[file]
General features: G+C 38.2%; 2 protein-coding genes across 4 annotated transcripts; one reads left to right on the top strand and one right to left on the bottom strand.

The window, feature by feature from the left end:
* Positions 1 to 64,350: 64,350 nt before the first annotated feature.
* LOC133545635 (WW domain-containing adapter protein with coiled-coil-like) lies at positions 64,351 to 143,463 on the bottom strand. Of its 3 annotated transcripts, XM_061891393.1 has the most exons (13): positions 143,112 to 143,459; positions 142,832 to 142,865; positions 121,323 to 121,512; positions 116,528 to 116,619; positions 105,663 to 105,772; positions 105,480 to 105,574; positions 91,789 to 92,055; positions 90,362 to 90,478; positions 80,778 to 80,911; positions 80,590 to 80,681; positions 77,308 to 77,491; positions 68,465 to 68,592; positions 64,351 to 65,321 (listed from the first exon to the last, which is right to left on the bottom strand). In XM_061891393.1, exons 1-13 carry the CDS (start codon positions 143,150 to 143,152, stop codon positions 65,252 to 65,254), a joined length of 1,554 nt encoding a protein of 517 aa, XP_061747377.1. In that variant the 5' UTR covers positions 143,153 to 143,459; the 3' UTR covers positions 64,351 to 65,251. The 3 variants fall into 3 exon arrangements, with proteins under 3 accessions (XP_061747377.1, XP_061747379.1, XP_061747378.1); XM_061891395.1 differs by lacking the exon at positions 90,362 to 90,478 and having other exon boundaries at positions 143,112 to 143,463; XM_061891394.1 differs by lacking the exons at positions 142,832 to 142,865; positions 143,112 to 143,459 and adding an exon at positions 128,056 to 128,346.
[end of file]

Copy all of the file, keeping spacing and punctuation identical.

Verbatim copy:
General features: G+C 38.2%; 2 protein-coding genes across 4 annotated transcripts; one reads left to right on the top strand and one right to left on the bottom strand.

The window, feature by feature from the left end:
* Positions 1 to 64,350: 64,350 nt before the first annotated feature.
* LOC133545635 (WW domain-containing adapter protein with coiled-coil-like) lies at positions 64,351 to 143,463 on the bottom strand. Of its 3 annotated transcripts, XM_061891393.1 has the most exons (13): positions 143,112 to 143,459; positions 142,832 to 142,865; positions 121,323 to 121,512; positions 116,528 to 116,619; positions 105,663 to 105,772; positions 105,480 to 105,574; positions 91,789 to 92,055; positions 90,362 to 90,478; positions 80,778 to 80,911; positions 80,590 to 80,681; positions 77,308 to 77,491; positions 68,465 to 68,592; positions 64,351 to 65,321 (listed from the first exon to the last, which is right to left on the bottom strand). In XM_061891393.1, exons 1-13 carry the CDS (start codon positions 143,150 to 143,152, stop codon positions 65,252 to 65,254), a joined length of 1,554 nt encoding a protein of 517 aa, XP_061747377.1. In that variant the 5' UTR covers positions 143,153 to 143,459; the 3' UTR covers positions 64,351 to 65,251. The 3 variants fall into 3 exon arrangements, with proteins under 3 accessions (XP_061747377.1, XP_061747379.1, XP_061747378.1); XM_061891395.1 differs by lacking the exon at positions 90,362 to 90,478 and having other exon boundaries at positions 143,112 to 143,463; XM_061891394.1 differs by lacking the exons at positions 142,832 to 142,865; positions 143,112 to 143,459 and adding an exon at positions 128,056 to 128,346.